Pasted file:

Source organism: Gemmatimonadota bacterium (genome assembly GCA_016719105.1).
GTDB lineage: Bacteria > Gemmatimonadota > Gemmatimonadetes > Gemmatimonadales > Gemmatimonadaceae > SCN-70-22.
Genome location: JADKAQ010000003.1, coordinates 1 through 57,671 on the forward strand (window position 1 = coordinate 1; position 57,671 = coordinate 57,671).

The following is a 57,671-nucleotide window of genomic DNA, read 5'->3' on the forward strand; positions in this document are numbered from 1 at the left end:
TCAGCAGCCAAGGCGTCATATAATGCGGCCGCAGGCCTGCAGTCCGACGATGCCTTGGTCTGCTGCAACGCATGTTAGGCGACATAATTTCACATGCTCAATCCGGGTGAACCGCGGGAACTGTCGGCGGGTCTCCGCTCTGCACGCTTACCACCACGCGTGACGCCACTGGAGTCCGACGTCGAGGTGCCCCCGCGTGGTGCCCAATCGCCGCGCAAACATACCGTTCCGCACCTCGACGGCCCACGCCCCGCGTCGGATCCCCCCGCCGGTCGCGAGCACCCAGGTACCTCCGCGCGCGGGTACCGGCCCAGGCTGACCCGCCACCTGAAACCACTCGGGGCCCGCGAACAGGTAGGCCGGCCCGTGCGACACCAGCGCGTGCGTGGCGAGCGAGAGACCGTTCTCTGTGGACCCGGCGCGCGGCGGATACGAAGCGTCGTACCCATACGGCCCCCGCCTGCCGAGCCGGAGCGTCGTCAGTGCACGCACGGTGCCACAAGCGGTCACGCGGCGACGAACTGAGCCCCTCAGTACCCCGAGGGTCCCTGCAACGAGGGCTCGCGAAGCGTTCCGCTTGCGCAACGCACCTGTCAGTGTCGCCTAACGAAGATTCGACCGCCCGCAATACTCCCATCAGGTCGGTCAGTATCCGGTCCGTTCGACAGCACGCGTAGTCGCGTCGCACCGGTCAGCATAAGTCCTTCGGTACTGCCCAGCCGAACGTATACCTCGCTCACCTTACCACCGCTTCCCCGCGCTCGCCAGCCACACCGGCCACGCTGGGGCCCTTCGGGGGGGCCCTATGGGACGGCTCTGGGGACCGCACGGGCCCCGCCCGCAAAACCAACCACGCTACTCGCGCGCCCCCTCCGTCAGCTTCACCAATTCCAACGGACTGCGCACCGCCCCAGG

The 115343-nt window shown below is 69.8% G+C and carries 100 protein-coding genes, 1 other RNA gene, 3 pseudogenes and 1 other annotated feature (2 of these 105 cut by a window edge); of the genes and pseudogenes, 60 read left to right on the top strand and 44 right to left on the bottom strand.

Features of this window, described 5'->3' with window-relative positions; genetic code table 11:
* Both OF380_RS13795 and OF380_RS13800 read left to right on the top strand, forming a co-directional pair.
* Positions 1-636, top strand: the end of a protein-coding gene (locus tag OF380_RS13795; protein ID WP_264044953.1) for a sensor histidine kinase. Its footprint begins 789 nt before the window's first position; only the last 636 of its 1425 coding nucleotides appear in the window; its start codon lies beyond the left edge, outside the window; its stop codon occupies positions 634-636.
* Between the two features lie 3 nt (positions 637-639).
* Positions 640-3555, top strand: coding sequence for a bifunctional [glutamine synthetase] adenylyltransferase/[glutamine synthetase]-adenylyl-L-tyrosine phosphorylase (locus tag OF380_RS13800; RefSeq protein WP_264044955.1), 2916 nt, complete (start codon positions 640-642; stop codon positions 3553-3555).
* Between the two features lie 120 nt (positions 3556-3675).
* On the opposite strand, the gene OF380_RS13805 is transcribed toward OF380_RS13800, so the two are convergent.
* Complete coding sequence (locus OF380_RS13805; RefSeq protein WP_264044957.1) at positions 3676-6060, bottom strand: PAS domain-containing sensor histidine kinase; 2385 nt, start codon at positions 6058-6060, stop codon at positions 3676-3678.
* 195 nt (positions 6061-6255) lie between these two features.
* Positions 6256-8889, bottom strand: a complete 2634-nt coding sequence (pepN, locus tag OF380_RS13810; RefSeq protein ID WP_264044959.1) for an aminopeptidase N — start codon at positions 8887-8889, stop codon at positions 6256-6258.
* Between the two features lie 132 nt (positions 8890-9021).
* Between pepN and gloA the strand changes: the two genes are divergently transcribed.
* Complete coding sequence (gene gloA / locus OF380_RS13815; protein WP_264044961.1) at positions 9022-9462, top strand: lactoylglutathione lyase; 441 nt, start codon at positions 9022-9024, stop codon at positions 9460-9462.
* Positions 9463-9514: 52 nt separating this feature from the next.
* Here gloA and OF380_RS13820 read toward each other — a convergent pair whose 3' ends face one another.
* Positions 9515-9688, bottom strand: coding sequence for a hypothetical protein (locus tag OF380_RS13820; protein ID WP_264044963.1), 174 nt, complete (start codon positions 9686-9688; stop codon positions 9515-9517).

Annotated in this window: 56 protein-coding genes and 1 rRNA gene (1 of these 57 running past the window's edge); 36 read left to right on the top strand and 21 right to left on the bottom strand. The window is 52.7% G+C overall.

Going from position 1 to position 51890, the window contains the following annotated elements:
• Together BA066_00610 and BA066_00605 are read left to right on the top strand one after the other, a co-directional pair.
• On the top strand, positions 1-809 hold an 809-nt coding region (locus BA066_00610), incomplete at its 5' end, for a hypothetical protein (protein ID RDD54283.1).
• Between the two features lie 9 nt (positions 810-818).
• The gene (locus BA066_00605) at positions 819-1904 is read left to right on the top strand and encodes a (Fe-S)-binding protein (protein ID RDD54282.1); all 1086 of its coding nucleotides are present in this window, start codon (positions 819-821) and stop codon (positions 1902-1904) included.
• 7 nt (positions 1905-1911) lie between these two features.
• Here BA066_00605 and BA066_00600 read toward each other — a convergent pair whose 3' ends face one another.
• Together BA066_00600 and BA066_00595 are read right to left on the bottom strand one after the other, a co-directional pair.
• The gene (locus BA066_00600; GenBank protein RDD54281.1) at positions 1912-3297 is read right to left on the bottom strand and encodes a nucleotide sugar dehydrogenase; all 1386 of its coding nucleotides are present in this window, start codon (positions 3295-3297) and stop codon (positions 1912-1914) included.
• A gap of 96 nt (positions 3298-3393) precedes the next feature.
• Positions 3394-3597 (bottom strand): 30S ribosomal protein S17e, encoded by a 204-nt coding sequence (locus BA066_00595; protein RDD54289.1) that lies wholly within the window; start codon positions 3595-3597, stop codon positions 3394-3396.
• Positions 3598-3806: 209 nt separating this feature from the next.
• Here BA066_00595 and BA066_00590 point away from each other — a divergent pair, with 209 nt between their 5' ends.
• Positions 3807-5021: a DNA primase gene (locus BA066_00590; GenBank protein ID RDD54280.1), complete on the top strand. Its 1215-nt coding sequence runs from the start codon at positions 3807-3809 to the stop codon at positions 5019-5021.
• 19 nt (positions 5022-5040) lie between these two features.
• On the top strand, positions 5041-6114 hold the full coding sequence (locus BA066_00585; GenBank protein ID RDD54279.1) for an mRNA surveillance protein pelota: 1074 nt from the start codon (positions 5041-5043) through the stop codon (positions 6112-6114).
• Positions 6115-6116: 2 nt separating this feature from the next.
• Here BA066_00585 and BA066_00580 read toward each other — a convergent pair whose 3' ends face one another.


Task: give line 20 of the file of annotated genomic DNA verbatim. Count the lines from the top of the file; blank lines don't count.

* Positions 9463-9514: 52 nt separating this feature from the next.